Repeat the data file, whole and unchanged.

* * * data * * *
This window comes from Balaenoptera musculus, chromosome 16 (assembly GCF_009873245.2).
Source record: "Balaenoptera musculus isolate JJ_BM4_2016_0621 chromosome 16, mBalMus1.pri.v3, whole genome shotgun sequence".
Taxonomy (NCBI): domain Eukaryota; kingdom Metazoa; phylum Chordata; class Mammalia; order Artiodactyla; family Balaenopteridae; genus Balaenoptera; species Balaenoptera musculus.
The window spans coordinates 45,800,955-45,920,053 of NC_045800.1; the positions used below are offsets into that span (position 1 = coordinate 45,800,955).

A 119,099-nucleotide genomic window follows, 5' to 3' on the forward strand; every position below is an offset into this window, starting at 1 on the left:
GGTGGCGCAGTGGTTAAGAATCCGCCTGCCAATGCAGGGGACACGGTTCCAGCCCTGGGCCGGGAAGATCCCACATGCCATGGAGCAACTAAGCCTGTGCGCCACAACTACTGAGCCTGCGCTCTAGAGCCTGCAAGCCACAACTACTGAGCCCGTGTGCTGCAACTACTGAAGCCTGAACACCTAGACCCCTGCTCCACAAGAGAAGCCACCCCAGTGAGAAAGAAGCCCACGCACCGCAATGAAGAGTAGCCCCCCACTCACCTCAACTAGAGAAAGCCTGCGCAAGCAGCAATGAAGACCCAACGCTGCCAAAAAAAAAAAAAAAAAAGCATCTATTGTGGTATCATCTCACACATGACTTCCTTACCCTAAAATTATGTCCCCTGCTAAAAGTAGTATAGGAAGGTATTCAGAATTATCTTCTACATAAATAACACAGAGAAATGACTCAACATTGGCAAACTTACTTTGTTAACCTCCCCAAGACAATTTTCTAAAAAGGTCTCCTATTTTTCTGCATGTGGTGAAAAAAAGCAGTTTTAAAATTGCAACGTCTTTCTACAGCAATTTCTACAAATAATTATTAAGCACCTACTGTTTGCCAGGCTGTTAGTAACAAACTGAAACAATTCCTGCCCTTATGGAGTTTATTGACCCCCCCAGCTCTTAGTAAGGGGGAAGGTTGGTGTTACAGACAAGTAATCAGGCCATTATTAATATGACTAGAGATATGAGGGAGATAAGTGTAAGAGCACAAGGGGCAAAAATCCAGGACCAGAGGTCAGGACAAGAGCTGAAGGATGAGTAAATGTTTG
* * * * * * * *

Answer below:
This window comes from Balaenoptera musculus, chromosome 16 (assembly GCF_009873245.2).
Source record: "Balaenoptera musculus isolate JJ_BM4_2016_0621 chromosome 16, mBalMus1.pri.v3, whole genome shotgun sequence".
Taxonomy (NCBI): domain Eukaryota; kingdom Metazoa; phylum Chordata; class Mammalia; order Artiodactyla; family Balaenopteridae; genus Balaenoptera; species Balaenoptera musculus.
The window spans coordinates 45,800,955-45,920,053 of NC_045800.1; the positions used below are offsets into that span (position 1 = coordinate 45,800,955).

A 119,099-nucleotide genomic window follows, 5' to 3' on the forward strand; every position below is an offset into this window, starting at 1 on the left:
GGTGGCGCAGTGGTTAAGAATCCGCCTGCCAATGCAGGGGACACGGTTCCAGCCCTGGGCCGGGAAGATCCCACATGCCATGGAGCAACTAAGCCTGTGCGCCACAACTACTGAGCCTGCGCTCTAGAGCCTGCAAGCCACAACTACTGAGCCCGTGTGCTGCAACTACTGAAGCCTGAACACCTAGACCCCTGCTCCACAAGAGAAGCCACCCCAGTGAGAAAGAAGCCCACGCACCGCAATGAAGAGTAGCCCCCCACTCACCTCAACTAGAGAAAGCCTGCGCAAGCAGCAATGAAGACCCAACGCTGCCAAAAAAAAAAAAAAAAAAGCATCTATTGTGGTATCATCTCACACATGACTTCCTTACCCTAAAATTATGTCCCCTGCTAAAAGTAGTATAGGAAGGTATTCAGAATTATCTTCTACATAAATAACACAGAGAAATGACTCAACATTGGCAAACTTACTTTGTTAACCTCCCCAAGACAATTTTCTAAAAAGGTCTCCTATTTTTCTGCATGTGGTGAAAAAAAGCAGTTTTAAAATTGCAACGTCTTTCTACAGCAATTTCTACAAATAATTATTAAGCACCTACTGTTTGCCAGGCTGTTAGTAACAAACTGAAACAATTCCTGCCCTTATGGAGTTTATTGACCCCCCCAGCTCTTAGTAAGGGGGAAGGTTGGTGTTACAGACAAGTAATCAGGCCATTATTAATATGACTAGAGATATGAGGGAGATAAGTGTAAGAGCACAAGGGGCAAAAATCCAGGACCAGAGGTCAGGACAAGAGCTGAAGGATGAGTAAATGTTTG